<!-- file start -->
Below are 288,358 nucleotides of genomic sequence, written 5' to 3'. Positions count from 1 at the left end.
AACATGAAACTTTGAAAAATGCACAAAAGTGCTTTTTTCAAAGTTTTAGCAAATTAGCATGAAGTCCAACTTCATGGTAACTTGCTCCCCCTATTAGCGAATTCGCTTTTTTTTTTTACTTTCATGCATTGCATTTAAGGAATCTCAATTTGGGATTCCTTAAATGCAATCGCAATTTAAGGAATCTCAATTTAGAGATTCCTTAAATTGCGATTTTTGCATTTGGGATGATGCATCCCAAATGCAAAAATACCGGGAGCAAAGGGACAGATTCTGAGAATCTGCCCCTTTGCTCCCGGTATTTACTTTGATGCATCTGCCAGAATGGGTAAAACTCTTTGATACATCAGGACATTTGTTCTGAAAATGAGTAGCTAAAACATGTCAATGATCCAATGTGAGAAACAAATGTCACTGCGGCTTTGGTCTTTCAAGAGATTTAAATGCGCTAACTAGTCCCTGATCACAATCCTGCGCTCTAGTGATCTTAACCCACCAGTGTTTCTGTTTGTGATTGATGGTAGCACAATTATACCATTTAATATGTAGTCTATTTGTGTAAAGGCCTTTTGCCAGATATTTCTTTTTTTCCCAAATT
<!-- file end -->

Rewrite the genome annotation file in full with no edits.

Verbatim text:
Below are 288,358 nucleotides of genomic sequence, written 5' to 3'. Positions count from 1 at the left end.
AACATGAAACTTTGAAAAATGCACAAAAGTGCTTTTTTCAAAGTTTTAGCAAATTAGCATGAAGTCCAACTTCATGGTAACTTGCTCCCCCTATTAGCGAATTCGCTTTTTTTTTTTACTTTCATGCATTGCATTTAAGGAATCTCAATTTGGGATTCCTTAAATGCAATCGCAATTTAAGGAATCTCAATTTAGAGATTCCTTAAATTGCGATTTTTGCATTTGGGATGATGCATCCCAAATGCAAAAATACCGGGAGCAAAGGGACAGATTCTGAGAATCTGCCCCTTTGCTCCCGGTATTTACTTTGATGCATCTGCCAGAATGGGTAAAACTCTTTGATACATCAGGACATTTGTTCTGAAAATGAGTAGCTAAAACATGTCAATGATCCAATGTGAGAAACAAATGTCACTGCGGCTTTGGTCTTTCAAGAGATTTAAATGCGCTAACTAGTCCCTGATCACAATCCTGCGCTCTAGTGATCTTAACCCACCAGTGTTTCTGTTTGTGATTGATGGTAGCACAATTATACCATTTAATATGTAGTCTATTTGTGTAAAGGCCTTTTGCCAGATATTTCTTTTTTTCCCAAATT